CA is continually evolving its concussion management policy, which is currently in place from grassroots to the elite level.
Female athletes becoming more aware of risk
Earlier this year, Canberra United defender Natasha Prior made the decision to retire from soccer at the age of 21 after suffering her fifth concussion in less than six years.
The final straw was a trip to hospital after an elbow to the head during a W-League match in December, 2018.
I didn’t really want to have dementia at the age of 30,” Prior said.
“It’s been a hard journey.”
Prior, who is now pursuing a career in the finance industry, says every concussion — regardless of gender — should be treated differently.
“There is not one solution for every concussion,” she said.
“It is kind of like a slow deterioration of your mental state towards the end concussion, where you are left with the longer-lasting symptoms.”
The pressure placed on female athletes to return can often be more significant than their male counterparts, given Australia’s elite women’s codes often have shorter seasons.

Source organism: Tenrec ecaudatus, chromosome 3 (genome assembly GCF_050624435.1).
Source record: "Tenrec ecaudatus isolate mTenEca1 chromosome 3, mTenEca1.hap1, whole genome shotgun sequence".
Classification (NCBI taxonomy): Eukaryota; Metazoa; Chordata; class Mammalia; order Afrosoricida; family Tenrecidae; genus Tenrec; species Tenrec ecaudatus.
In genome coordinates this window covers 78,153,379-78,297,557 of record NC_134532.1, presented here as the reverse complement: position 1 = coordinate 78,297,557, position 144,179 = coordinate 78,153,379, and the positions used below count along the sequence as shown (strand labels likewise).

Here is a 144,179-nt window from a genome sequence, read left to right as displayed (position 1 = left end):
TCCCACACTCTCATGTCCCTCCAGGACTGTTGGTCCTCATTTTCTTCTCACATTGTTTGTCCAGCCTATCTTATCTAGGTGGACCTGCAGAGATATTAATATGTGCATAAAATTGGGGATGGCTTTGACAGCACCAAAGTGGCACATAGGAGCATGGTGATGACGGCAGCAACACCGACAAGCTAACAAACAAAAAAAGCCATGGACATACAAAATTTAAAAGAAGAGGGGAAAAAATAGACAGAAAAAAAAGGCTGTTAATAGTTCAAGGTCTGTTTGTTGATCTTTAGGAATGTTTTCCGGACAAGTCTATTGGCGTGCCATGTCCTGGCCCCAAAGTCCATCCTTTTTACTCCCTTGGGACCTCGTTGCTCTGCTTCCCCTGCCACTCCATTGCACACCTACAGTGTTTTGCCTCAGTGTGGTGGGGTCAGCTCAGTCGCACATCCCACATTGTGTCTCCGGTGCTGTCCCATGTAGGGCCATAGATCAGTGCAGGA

A two-week stint on the sidelines for an elite female player, for example, will naturally account for a greater percentage of the entire season.
“Even if they don’t say it, I feel like there’s an implied pressure,” Prior said.
Dr Mobbs said it is critical athletes are granted the appropriate time to recover from a concussion.
“If they’ve had multiple concussions, we know that could be more severe for a patient and it can greatly impact their work, their relationships and their whole social functioning.”
Concussion guidelines still evolving
Dr Mobbs said there are some sports high on her research list.
We need to look closely at the football codes, but also jockeys and the classic boxers, who of course have quite a number of concussions through their career very typically,” she said
“The sports are all very different, in a way, although they might have contact as a shared feature.”
In February 2019, the Australian Institute of Sport released an updated set of concussion guidelines to improve player safety and address rising concerns in the community.
It came amid speculation around the potential link between concussion and chronic traumatic encephalopathy (CTE), which has been known to lead to dementia and behavioural problems.
Leading with the tagline “if in doubt, sit them out”, it referenced female gender as one of the key factors that can be associated with prolonged recovery.
Ms McCloy hoped the data being collected by SidelinesDr will aid future concussion guidelines and treatment procedures, to the point where they become highly customised.
“At the moment they have a blanket concussion policy that doesn’t take into account the types of players on the field,” she said.
“[Currently] there are huge differences between the way concussions are managed between the elite, the sub-elite and the amateur level.
“We are continuing to monitor these trends as they emerge.”